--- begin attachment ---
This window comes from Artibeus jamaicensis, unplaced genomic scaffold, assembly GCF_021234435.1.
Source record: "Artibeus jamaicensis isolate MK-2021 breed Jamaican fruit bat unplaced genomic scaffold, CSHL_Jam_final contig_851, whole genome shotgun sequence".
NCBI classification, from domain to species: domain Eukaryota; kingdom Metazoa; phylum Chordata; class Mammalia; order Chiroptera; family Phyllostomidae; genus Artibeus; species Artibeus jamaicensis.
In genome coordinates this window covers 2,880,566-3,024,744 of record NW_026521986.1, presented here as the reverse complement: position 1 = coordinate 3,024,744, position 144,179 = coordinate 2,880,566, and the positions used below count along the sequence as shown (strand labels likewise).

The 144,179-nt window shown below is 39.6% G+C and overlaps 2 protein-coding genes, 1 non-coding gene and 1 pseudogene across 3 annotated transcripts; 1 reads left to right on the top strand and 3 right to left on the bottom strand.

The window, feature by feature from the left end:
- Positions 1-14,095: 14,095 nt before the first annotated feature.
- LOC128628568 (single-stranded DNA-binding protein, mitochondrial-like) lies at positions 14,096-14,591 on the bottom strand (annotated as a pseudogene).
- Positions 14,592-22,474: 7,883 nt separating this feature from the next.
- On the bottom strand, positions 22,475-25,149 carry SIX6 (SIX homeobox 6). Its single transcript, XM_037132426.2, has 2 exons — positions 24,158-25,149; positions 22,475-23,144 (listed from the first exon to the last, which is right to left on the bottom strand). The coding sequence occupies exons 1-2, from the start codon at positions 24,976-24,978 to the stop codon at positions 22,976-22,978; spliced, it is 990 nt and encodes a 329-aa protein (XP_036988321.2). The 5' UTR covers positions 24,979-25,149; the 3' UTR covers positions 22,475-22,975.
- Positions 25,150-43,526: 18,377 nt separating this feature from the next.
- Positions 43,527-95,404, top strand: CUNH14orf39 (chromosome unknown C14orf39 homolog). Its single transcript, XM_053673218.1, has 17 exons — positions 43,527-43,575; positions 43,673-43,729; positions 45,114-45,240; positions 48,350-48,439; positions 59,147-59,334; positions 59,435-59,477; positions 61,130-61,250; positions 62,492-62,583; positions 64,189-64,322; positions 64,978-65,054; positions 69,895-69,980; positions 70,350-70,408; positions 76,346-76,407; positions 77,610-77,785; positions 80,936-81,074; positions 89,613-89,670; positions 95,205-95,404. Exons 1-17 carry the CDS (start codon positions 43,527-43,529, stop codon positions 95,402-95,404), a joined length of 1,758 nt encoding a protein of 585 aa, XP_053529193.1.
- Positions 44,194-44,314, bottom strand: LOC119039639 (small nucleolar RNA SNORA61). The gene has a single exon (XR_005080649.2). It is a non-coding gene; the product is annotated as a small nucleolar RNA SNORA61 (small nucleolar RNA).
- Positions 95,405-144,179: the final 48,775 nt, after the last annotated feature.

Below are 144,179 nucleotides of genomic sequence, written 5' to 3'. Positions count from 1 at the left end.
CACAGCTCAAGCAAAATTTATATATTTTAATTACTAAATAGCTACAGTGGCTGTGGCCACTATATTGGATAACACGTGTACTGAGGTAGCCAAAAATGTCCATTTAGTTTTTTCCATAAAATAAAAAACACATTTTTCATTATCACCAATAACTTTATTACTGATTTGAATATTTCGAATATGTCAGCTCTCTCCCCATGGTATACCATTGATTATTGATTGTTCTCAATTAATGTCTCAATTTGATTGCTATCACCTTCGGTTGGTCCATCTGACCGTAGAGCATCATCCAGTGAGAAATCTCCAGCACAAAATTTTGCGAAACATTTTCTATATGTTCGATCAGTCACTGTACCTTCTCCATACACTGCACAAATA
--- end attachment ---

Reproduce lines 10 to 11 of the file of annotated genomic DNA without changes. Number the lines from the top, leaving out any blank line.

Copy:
- On the bottom strand, positions 22,475-25,149 carry SIX6 (SIX homeobox 6). Its single transcript, XM_037132426.2, has 2 exons — positions 24,158-25,149; positions 22,475-23,144 (listed from the first exon to the last, which is right to left on the bottom strand). The coding sequence occupies exons 1-2, from the start codon at positions 24,976-24,978 to the stop codon at positions 22,976-22,978; spliced, it is 990 nt and encodes a 329-aa protein (XP_036988321.2). The 5' UTR covers positions 24,979-25,149; the 3' UTR covers positions 22,475-22,975.
- Positions 25,150-43,526: 18,377 nt separating this feature from the next.